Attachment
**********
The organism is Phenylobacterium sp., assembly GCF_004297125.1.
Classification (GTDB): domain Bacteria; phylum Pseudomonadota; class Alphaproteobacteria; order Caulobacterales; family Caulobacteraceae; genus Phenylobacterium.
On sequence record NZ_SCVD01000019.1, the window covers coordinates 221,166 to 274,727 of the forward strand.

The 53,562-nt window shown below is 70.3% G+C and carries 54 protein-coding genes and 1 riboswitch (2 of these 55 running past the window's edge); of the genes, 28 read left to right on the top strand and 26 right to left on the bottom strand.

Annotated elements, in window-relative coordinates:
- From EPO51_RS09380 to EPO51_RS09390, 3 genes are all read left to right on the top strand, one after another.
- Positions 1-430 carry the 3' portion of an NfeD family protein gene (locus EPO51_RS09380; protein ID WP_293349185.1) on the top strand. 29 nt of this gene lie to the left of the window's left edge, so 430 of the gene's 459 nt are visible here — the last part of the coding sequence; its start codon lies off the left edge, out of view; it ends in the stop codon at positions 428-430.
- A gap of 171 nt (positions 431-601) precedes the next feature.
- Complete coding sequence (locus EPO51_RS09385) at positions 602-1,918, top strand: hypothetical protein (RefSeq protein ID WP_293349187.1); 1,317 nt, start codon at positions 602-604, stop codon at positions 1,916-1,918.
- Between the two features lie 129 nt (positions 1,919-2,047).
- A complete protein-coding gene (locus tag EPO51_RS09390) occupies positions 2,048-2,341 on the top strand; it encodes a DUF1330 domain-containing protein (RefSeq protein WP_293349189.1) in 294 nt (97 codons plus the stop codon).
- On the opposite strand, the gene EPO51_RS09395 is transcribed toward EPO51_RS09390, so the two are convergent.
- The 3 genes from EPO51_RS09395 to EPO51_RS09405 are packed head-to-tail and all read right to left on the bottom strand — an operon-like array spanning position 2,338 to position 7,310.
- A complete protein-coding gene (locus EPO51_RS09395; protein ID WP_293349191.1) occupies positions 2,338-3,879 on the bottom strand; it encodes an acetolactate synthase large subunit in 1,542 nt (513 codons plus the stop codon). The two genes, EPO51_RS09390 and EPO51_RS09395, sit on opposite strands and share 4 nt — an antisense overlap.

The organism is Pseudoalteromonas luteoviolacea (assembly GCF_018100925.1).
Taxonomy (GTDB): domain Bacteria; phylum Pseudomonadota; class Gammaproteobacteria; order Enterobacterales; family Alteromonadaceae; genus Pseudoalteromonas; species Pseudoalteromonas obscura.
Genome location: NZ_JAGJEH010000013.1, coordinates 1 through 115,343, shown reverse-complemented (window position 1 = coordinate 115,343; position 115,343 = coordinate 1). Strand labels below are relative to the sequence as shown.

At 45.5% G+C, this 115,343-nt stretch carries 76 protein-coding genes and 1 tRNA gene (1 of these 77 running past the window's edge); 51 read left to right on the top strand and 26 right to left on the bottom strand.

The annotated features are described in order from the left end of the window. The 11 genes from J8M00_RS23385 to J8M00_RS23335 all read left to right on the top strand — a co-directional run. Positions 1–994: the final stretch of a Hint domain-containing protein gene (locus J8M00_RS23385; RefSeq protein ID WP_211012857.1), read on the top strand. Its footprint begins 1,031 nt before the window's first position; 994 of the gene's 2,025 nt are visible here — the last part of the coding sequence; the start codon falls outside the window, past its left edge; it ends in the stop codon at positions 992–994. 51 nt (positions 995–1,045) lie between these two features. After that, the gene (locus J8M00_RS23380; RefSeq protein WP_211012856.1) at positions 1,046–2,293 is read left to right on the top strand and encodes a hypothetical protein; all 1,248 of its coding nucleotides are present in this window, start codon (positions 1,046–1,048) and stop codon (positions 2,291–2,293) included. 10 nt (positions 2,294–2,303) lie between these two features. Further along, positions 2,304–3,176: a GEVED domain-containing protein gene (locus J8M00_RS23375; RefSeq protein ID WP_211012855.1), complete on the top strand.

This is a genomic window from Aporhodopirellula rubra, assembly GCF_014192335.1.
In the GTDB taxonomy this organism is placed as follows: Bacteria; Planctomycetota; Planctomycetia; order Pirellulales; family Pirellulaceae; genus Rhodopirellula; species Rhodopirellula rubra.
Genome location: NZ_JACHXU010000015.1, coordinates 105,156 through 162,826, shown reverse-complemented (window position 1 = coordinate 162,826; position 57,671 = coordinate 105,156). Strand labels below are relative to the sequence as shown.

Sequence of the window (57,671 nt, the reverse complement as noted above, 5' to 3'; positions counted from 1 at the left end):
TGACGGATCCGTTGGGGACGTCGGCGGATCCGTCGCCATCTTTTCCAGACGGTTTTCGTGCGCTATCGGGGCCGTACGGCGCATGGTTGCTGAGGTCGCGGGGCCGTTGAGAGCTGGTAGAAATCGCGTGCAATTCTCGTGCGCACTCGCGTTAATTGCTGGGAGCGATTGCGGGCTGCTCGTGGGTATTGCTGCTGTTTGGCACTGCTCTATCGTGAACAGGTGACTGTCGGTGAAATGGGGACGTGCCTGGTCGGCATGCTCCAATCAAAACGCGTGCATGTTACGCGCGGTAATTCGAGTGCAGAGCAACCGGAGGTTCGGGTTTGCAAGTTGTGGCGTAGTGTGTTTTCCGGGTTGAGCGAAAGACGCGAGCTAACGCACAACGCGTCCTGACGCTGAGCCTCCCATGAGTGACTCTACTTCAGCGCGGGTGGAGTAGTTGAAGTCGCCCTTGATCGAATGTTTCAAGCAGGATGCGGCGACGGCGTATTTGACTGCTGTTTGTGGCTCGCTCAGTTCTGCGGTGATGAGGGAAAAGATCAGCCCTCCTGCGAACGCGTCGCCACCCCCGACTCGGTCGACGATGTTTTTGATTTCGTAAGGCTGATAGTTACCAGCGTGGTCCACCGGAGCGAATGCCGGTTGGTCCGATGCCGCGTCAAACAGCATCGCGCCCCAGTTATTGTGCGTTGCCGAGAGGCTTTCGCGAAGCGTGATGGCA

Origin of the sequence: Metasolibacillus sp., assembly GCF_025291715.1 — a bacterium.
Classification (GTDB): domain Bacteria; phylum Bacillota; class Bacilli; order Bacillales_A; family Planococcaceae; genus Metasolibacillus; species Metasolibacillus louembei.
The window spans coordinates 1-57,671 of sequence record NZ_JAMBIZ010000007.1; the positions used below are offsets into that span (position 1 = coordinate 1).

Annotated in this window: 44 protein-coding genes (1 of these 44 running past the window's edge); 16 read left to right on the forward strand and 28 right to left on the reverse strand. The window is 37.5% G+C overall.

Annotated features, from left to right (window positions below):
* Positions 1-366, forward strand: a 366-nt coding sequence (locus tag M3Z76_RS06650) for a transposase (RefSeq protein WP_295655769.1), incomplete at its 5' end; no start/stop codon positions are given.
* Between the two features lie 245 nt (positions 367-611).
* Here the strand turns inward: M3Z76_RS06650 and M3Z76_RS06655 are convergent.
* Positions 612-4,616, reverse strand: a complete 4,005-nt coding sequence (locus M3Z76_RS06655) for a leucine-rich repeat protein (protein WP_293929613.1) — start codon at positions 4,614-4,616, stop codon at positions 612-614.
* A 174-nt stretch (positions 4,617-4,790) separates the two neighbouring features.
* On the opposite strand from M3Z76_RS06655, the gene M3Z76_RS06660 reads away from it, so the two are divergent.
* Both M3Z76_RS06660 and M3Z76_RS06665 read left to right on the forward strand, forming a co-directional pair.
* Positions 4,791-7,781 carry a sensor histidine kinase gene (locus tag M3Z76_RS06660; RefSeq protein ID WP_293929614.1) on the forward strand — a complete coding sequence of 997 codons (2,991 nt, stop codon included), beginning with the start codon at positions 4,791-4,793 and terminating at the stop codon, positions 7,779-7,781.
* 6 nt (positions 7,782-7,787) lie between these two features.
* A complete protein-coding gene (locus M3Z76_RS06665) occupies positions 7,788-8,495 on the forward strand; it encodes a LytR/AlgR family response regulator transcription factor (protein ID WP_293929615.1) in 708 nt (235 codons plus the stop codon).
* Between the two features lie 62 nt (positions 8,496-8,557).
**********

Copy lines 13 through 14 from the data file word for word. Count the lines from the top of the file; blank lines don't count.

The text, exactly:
- The 3 genes from EPO51_RS09395 to EPO51_RS09405 are packed head-to-tail and all read right to left on the bottom strand — an operon-like array spanning position 2,338 to position 7,310.
- A complete protein-coding gene (locus EPO51_RS09395; protein ID WP_293349191.1) occupies positions 2,338-3,879 on the bottom strand; it encodes an acetolactate synthase large subunit in 1,542 nt (513 codons plus the stop codon). The two genes, EPO51_RS09390 and EPO51_RS09395, sit on opposite strands and share 4 nt — an antisense overlap.